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SSS: No compromise on contribution increase for pension hike

In a bid to raise more funding, SSS Chair Amado Valdez earlier laid out plans for the agency to invest into public-private partnership projects to have a consistent revenue stream. File
MANILA, Philippines — There is no minimum increase in pension which the Social Security System (SSS) can absorb without a corresponding member contribution hike, the agency's president said.
"I don't think we have that option," SSS President and CEO Emmanuel Dooc told reporters on Wednesday.
"We have to compare the benefits paid versus the contributions received. Even on account of just giving P1,000 or P500 we stand to lose money," he said in a briefing.
Last October, SSS Chair Amado Valdez proposed a staggered increase of P500 over four years as the best option to push through with the hike, without a contribution hike.
However, that was before the economic managers opposed it without an offsetting measure, contained into two joint congressional resolutions now sitting on President Rodrigo Duterte's desk. 
Duterte himself admitted last week he could not fulfill his campaign promise to the detriment of taxpayers who are bound to shoulder an additional P32 billion on the first year of the increase alone.
Dooc reiterated that a rise to 17 from 11 percent on monthly contributions is needed so that the fund will not get depleted 10 years earlier as a result of the pension hike. 
"I think there is no question that we are all in favor of giving the increase, but of course, as a responsible body, the commission and also the SSS, we would only give the additional benefit, provided we can source the fund," he said.
In 2015, SSS net revenues went down 8.5 percent year-on-year, data showed. As of October last year, it stood at P30.51 billion.
Investments reached P470.19 billion, with an average return of investment slightly down to 7 percent from 7.04 percent same period in 2015.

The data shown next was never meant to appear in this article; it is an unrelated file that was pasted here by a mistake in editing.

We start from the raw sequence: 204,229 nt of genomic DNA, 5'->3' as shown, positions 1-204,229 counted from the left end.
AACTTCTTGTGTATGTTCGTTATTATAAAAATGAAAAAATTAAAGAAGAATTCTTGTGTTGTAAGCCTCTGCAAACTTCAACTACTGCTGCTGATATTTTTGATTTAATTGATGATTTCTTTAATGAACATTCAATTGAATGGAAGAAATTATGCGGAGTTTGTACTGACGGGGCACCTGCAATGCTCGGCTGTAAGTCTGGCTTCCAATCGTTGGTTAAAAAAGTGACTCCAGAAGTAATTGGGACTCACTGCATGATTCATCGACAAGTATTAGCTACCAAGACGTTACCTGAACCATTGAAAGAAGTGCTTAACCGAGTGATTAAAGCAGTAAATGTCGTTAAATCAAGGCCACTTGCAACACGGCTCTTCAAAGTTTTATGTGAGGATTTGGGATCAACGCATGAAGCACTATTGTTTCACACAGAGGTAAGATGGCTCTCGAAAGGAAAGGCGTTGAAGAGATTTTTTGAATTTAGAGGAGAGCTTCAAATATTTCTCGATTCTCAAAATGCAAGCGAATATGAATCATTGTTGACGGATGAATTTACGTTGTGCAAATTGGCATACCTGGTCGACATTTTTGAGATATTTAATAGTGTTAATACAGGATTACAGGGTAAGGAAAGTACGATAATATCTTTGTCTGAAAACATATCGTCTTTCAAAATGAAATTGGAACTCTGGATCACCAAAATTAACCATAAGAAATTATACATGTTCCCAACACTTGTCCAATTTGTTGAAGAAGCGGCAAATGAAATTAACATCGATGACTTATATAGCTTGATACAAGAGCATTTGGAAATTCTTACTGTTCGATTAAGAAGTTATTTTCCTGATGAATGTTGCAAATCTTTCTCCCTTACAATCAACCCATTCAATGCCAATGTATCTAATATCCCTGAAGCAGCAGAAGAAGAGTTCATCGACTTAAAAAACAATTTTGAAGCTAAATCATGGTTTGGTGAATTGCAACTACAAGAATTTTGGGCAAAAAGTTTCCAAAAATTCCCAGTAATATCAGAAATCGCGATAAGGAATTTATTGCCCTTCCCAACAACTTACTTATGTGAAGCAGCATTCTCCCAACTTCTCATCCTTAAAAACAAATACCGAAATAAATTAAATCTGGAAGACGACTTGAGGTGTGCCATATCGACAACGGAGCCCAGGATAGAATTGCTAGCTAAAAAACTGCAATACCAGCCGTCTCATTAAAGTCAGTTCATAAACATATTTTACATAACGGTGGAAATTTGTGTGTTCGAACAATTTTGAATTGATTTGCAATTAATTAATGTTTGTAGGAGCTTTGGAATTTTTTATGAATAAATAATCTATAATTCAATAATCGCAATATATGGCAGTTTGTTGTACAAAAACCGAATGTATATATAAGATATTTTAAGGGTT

Dooc said that without the member contribution increase, the fund would be forced to dip into its investment funds, meant to support the long-term needs of SSS.
For her part, Marissa Bugante, vice-president for public affairs and special events, the contribution increase has been on the table for a long time already.
"Even without the increase of pension, part of the SSS reform agenda is to gradually increase the contribution... There are structural defects that we need to fix," she said in the same briefing.
In fact, Dooc said the fund even plans to index both the contribution rate and the pension to inflation so that they both increase together with the rise in consumer prices.
"Hopefully, we can go that direction, but we have to work on the formula on how to arrive to that. That will be in the pipeline on proposed amendments (to our Charter)," he said.
This will come on top of a proposed lifting of maximum salary credit to P20,000 from P16,000 so that those with higher income will pay higher contributions.
In a bid to raise more funding, Valdez earlier laid out plans for the SSS to invest into public-private partnership projects, toll roads and even utilities to have a consistent revenue stream.
Dooc said these are "non-conventional investments" being studied. 
"We may need some legislative amendments to help strengthen the SSS," he said.
"We also do not want that every time there is a clamor for a higher pension, our answer will be to add contributions. We have to prove we can also source funds," he added.
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